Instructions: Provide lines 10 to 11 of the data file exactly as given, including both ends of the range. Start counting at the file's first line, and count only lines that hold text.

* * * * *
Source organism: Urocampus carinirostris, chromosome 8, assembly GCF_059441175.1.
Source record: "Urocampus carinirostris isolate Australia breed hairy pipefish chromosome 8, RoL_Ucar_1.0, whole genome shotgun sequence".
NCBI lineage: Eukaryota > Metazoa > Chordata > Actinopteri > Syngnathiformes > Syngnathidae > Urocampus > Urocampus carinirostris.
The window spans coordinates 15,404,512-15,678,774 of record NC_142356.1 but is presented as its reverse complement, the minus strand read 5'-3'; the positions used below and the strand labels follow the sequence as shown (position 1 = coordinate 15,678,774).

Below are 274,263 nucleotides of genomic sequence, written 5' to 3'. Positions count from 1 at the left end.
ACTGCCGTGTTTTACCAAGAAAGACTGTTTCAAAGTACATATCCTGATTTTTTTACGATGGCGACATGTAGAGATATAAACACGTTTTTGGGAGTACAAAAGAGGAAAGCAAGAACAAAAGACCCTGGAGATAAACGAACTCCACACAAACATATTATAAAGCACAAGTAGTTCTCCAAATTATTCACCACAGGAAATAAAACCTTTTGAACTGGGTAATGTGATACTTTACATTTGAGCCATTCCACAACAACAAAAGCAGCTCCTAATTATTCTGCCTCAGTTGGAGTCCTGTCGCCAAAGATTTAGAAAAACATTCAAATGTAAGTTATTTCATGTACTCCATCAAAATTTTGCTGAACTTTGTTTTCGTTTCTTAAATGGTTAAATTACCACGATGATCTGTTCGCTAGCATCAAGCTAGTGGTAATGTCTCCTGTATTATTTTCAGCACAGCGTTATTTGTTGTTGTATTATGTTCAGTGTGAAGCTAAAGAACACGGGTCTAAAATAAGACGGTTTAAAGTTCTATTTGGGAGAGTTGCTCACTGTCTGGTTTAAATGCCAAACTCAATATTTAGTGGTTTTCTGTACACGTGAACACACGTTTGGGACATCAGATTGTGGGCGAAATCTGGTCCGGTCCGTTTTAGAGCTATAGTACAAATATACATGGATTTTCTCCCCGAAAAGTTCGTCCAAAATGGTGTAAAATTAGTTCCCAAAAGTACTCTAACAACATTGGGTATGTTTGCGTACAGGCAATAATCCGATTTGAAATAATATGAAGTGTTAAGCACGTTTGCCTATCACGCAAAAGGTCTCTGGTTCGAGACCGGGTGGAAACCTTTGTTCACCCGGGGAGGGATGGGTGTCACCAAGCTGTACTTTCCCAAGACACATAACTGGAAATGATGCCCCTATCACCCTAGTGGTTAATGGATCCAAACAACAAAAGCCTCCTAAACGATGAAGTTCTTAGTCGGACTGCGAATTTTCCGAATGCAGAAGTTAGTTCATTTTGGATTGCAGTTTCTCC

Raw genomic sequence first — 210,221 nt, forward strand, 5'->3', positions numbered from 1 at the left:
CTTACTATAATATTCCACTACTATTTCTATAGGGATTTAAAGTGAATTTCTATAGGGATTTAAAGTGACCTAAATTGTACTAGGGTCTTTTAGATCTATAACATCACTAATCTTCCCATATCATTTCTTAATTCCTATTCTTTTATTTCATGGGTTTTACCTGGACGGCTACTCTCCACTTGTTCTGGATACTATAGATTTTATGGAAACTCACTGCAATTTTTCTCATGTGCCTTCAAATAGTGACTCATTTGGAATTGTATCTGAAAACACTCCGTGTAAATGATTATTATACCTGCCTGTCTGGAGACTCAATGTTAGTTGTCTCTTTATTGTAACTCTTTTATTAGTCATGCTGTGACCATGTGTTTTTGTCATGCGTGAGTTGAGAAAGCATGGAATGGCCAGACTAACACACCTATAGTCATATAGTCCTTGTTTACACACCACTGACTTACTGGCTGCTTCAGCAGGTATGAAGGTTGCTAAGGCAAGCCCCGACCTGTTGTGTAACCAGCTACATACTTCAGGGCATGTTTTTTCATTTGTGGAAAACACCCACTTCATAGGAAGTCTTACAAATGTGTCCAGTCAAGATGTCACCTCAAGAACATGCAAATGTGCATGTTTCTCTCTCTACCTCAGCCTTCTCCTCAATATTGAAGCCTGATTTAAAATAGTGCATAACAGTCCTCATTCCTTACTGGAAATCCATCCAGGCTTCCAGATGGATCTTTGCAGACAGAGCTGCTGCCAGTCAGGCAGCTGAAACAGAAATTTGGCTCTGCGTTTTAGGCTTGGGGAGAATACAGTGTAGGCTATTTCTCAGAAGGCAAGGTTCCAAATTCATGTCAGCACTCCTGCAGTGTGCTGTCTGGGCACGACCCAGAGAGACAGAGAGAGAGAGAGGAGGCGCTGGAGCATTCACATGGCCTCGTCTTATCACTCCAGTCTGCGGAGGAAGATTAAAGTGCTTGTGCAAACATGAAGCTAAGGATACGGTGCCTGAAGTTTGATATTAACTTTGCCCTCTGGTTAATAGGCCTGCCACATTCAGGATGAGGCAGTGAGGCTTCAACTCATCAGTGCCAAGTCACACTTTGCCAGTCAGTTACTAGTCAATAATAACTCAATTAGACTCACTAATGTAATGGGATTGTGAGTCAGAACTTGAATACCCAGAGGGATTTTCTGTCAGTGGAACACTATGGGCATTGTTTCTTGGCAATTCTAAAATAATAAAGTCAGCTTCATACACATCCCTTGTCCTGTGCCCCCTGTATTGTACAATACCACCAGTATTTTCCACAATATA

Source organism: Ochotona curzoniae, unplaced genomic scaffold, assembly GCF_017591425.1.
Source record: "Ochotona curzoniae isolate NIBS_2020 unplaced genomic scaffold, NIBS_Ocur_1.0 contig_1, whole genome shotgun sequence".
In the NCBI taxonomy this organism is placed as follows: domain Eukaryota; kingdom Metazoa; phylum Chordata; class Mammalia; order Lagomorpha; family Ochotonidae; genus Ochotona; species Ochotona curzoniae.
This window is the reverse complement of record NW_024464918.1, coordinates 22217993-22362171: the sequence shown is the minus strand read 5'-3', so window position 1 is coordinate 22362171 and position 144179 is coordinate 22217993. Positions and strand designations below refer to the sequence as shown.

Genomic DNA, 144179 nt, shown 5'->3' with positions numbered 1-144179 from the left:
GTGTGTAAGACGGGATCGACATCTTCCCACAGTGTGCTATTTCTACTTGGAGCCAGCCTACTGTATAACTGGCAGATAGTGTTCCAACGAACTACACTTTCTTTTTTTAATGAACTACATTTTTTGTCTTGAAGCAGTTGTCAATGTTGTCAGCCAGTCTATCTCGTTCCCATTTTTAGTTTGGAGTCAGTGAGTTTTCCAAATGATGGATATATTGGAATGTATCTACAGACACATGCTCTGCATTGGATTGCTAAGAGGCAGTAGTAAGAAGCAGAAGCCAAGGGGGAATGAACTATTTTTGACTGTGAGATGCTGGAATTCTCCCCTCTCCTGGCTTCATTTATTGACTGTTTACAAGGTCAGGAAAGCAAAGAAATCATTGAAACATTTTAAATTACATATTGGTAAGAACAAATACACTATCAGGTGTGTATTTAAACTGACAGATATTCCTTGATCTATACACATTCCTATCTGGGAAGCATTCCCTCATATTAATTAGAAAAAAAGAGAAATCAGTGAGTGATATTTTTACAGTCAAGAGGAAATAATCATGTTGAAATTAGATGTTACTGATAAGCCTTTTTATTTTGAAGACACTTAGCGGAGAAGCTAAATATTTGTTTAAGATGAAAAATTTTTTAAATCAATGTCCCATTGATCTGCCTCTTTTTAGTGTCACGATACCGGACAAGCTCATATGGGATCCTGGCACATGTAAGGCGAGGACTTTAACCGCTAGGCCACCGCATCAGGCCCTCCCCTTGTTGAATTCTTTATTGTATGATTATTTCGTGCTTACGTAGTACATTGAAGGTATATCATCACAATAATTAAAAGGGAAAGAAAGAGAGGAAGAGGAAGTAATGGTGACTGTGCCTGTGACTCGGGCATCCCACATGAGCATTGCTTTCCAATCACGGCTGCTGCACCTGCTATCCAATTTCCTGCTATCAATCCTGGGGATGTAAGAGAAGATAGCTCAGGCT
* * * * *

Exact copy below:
Source record: "Ochotona curzoniae isolate NIBS_2020 unplaced genomic scaffold, NIBS_Ocur_1.0 contig_1, whole genome shotgun sequence".
In the NCBI taxonomy this organism is placed as follows: domain Eukaryota; kingdom Metazoa; phylum Chordata; class Mammalia; order Lagomorpha; family Ochotonidae; genus Ochotona; species Ochotona curzoniae.